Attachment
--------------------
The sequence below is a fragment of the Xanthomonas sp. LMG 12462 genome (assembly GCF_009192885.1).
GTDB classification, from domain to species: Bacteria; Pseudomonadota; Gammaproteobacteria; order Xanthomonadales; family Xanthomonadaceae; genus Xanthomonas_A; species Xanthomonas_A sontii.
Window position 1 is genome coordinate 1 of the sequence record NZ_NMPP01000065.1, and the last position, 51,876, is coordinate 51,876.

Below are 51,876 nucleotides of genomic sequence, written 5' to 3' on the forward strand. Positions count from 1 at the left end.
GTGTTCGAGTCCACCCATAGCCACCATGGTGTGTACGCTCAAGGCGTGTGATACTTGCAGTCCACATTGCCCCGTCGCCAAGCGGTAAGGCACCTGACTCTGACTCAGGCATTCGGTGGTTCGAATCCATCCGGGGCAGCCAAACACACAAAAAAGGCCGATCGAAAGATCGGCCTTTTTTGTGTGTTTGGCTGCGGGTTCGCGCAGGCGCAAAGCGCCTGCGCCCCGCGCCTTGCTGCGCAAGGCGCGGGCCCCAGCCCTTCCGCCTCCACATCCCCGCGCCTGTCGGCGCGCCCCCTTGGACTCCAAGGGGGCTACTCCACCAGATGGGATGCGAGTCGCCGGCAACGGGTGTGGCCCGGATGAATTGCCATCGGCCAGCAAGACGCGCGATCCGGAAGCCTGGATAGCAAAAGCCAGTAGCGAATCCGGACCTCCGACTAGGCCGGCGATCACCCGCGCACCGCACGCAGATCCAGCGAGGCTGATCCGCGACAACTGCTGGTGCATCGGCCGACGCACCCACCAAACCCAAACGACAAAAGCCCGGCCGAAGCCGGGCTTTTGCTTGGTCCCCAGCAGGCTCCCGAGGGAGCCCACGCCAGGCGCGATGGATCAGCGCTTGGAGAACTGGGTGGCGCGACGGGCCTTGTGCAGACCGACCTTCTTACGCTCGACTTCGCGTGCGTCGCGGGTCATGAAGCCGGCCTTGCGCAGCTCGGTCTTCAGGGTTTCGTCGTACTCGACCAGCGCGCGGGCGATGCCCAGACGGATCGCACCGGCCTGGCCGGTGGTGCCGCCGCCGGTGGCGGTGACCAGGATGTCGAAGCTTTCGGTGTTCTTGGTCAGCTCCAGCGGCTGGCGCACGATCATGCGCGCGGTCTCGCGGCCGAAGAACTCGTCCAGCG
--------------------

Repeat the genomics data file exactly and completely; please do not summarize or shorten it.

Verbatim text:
The sequence below is a fragment of the Xanthomonas sp. LMG 12462 genome (assembly GCF_009192885.1).
GTDB classification, from domain to species: Bacteria; Pseudomonadota; Gammaproteobacteria; order Xanthomonadales; family Xanthomonadaceae; genus Xanthomonas_A; species Xanthomonas_A sontii.
Window position 1 is genome coordinate 1 of the sequence record NZ_NMPP01000065.1, and the last position, 51,876, is coordinate 51,876.

Below are 51,876 nucleotides of genomic sequence, written 5' to 3' on the forward strand. Positions count from 1 at the left end.
GTGTTCGAGTCCACCCATAGCCACCATGGTGTGTACGCTCAAGGCGTGTGATACTTGCAGTCCACATTGCCCCGTCGCCAAGCGGTAAGGCACCTGACTCTGACTCAGGCATTCGGTGGTTCGAATCCATCCGGGGCAGCCAAACACACAAAAAAGGCCGATCGAAAGATCGGCCTTTTTTGTGTGTTTGGCTGCGGGTTCGCGCAGGCGCAAAGCGCCTGCGCCCCGCGCCTTGCTGCGCAAGGCGCGGGCCCCAGCCCTTCCGCCTCCACATCCCCGCGCCTGTCGGCGCGCCCCCTTGGACTCCAAGGGGGCTACTCCACCAGATGGGATGCGAGTCGCCGGCAACGGGTGTGGCCCGGATGAATTGCCATCGGCCAGCAAGACGCGCGATCCGGAAGCCTGGATAGCAAAAGCCAGTAGCGAATCCGGACCTCCGACTAGGCCGGCGATCACCCGCGCACCGCACGCAGATCCAGCGAGGCTGATCCGCGACAACTGCTGGTGCATCGGCCGACGCACCCACCAAACCCAAACGACAAAAGCCCGGCCGAAGCCGGGCTTTTGCTTGGTCCCCAGCAGGCTCCCGAGGGAGCCCACGCCAGGCGCGATGGATCAGCGCTTGGAGAACTGGGTGGCGCGACGGGCCTTGTGCAGACCGACCTTCTTACGCTCGACTTCGCGTGCGTCGCGGGTCATGAAGCCGGCCTTGCGCAGCTCGGTCTTCAGGGTTTCGTCGTACTCGACCAGCGCGCGGGCGATGCCCAGACGGATCGCACCGGCCTGGCCGGTGGTGCCGCCGCCGGTGGCGGTGACCAGGATGTCGAAGCTTTCGGTGTTCTTGGTCAGCTCCAGCGGCTGGCGCACGATCATGCGCGCGGTCTCGCGGCCGAAGAACTCGTCCAGCG